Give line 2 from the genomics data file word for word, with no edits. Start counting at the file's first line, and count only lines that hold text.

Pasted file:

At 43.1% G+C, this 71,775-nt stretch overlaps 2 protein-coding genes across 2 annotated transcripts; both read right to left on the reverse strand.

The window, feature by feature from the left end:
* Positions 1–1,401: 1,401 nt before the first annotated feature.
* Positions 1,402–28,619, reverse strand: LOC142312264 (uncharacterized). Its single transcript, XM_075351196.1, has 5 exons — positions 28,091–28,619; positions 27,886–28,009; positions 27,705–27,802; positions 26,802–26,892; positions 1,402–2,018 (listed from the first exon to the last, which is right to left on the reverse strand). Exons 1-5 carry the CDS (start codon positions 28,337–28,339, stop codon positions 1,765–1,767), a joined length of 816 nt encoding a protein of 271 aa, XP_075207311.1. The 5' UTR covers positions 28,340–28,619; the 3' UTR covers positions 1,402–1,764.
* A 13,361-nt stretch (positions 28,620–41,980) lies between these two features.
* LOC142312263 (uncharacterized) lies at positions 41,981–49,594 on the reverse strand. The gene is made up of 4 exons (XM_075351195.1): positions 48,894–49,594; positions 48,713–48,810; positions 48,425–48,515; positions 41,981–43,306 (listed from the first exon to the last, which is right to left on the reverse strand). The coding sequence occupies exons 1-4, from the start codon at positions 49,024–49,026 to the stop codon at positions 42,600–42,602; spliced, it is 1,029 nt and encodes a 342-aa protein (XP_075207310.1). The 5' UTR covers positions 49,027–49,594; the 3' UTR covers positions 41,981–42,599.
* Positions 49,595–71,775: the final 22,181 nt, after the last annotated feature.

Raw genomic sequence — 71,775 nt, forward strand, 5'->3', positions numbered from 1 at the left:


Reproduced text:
The window, feature by feature from the left end: